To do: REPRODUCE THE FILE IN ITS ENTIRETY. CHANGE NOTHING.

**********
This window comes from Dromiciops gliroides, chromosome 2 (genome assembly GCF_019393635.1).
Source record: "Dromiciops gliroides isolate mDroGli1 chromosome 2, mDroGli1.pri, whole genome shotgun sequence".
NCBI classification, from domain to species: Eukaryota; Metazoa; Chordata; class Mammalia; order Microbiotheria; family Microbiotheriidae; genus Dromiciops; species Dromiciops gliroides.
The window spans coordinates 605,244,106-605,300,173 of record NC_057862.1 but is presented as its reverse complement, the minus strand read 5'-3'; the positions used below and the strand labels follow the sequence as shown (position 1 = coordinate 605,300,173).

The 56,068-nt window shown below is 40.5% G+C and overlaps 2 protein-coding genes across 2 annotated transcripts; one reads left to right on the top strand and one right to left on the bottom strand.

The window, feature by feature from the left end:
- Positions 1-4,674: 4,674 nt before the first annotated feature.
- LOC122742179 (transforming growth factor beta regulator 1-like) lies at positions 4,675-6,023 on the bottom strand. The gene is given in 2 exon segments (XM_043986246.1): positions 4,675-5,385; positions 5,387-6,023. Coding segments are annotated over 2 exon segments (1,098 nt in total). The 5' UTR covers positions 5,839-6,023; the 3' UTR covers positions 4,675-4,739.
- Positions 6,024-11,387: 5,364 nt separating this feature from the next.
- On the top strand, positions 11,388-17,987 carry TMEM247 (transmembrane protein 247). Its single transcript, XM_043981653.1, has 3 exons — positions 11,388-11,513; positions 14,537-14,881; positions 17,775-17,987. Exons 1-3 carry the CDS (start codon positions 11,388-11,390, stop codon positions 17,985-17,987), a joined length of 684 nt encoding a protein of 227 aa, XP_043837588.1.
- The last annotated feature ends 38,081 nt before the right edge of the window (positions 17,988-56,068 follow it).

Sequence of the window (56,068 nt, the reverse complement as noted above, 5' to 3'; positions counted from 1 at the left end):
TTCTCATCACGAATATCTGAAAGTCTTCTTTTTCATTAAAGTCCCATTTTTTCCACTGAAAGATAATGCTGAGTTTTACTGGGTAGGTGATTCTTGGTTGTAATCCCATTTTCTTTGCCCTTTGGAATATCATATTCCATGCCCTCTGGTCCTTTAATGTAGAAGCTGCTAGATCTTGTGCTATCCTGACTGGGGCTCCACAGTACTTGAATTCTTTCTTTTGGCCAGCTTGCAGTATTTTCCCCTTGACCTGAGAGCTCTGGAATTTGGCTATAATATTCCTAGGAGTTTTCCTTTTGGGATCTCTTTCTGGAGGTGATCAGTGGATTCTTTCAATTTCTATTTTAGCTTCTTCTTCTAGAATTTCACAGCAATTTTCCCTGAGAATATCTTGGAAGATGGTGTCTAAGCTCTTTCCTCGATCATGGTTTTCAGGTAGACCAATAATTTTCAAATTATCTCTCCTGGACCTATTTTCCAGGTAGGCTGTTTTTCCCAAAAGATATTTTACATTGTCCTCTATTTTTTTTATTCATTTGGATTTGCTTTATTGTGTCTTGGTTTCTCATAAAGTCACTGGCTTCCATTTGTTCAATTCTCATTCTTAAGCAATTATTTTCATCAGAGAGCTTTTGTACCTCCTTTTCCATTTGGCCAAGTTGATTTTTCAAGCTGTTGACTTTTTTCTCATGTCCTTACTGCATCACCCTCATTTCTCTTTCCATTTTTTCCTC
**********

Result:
This window comes from Dromiciops gliroides, chromosome 2 (genome assembly GCF_019393635.1).
Source record: "Dromiciops gliroides isolate mDroGli1 chromosome 2, mDroGli1.pri, whole genome shotgun sequence".
NCBI classification, from domain to species: Eukaryota; Metazoa; Chordata; class Mammalia; order Microbiotheria; family Microbiotheriidae; genus Dromiciops; species Dromiciops gliroides.
The window spans coordinates 605,244,106-605,300,173 of record NC_057862.1 but is presented as its reverse complement, the minus strand read 5'-3'; the positions used below and the strand labels follow the sequence as shown (position 1 = coordinate 605,300,173).

The 56,068-nt window shown below is 40.5% G+C and overlaps 2 protein-coding genes across 2 annotated transcripts; one reads left to right on the top strand and one right to left on the bottom strand.

The window, feature by feature from the left end:
- Positions 1-4,674: 4,674 nt before the first annotated feature.
- LOC122742179 (transforming growth factor beta regulator 1-like) lies at positions 4,675-6,023 on the bottom strand. The gene is given in 2 exon segments (XM_043986246.1): positions 4,675-5,385; positions 5,387-6,023. Coding segments are annotated over 2 exon segments (1,098 nt in total). The 5' UTR covers positions 5,839-6,023; the 3' UTR covers positions 4,675-4,739.
- Positions 6,024-11,387: 5,364 nt separating this feature from the next.
- On the top strand, positions 11,388-17,987 carry TMEM247 (transmembrane protein 247). Its single transcript, XM_043981653.1, has 3 exons — positions 11,388-11,513; positions 14,537-14,881; positions 17,775-17,987. Exons 1-3 carry the CDS (start codon positions 11,388-11,390, stop codon positions 17,985-17,987), a joined length of 684 nt encoding a protein of 227 aa, XP_043837588.1.
- The last annotated feature ends 38,081 nt before the right edge of the window (positions 17,988-56,068 follow it).

Sequence of the window (56,068 nt, the reverse complement as noted above, 5' to 3'; positions counted from 1 at the left end):
TTCTCATCACGAATATCTGAAAGTCTTCTTTTTCATTAAAGTCCCATTTTTTCCACTGAAAGATAATGCTGAGTTTTACTGGGTAGGTGATTCTTGGTTGTAATCCCATTTTCTTTGCCCTTTGGAATATCATATTCCATGCCCTCTGGTCCTTTAATGTAGAAGCTGCTAGATCTTGTGCTATCCTGACTGGGGCTCCACAGTACTTGAATTCTTTCTTTTGGCCAGCTTGCAGTATTTTCCCCTTGACCTGAGAGCTCTGGAATTTGGCTATAATATTCCTAGGAGTTTTCCTTTTGGGATCTCTTTCTGGAGGTGATCAGTGGATTCTTTCAATTTCTATTTTAGCTTCTTCTTCTAGAATTTCACAGCAATTTTCCCTGAGAATATCTTGGAAGATGGTGTCTAAGCTCTTTCCTCGATCATGGTTTTCAGGTAGACCAATAATTTTCAAATTATCTCTCCTGGACCTATTTTCCAGGTAGGCTGTTTTTCCCAAAAGATATTTTACATTGTCCTCTATTTTTTTTATTCATTTGGATTTGCTTTATTGTGTCTTGGTTTCTCATAAAGTCACTGGCTTCCATTTGTTCAATTCTCATTCTTAAGCAATTATTTTCATCAGAGAGCTTTTGTACCTCCTTTTCCATTTGGCCAAGTTGATTTTTCAAGCTGTTGACTTTTTTCTCATGTCCTTACTGCATCACCCTCATTTCTCTTTCCATTTTTTCCTC